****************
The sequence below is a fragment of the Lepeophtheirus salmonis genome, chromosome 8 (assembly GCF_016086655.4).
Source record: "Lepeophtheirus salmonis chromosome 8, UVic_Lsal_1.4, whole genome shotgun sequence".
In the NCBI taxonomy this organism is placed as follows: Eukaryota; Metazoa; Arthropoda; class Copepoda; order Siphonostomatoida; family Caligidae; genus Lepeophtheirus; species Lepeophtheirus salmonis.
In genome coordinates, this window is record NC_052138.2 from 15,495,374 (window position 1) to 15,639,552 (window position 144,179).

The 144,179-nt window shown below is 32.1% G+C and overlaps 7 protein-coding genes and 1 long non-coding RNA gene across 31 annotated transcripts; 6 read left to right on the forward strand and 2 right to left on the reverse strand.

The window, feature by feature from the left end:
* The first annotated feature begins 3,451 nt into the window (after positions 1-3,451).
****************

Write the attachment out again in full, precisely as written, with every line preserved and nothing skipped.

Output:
The sequence below is a fragment of the Lepeophtheirus salmonis genome, chromosome 8 (assembly GCF_016086655.4).
Source record: "Lepeophtheirus salmonis chromosome 8, UVic_Lsal_1.4, whole genome shotgun sequence".
In the NCBI taxonomy this organism is placed as follows: Eukaryota; Metazoa; Arthropoda; class Copepoda; order Siphonostomatoida; family Caligidae; genus Lepeophtheirus; species Lepeophtheirus salmonis.
In genome coordinates, this window is record NC_052138.2 from 15,495,374 (window position 1) to 15,639,552 (window position 144,179).

The 144,179-nt window shown below is 32.1% G+C and overlaps 7 protein-coding genes and 1 long non-coding RNA gene across 31 annotated transcripts; 6 read left to right on the forward strand and 2 right to left on the reverse strand.

The window, feature by feature from the left end:
* The first annotated feature begins 3,451 nt into the window (after positions 1-3,451).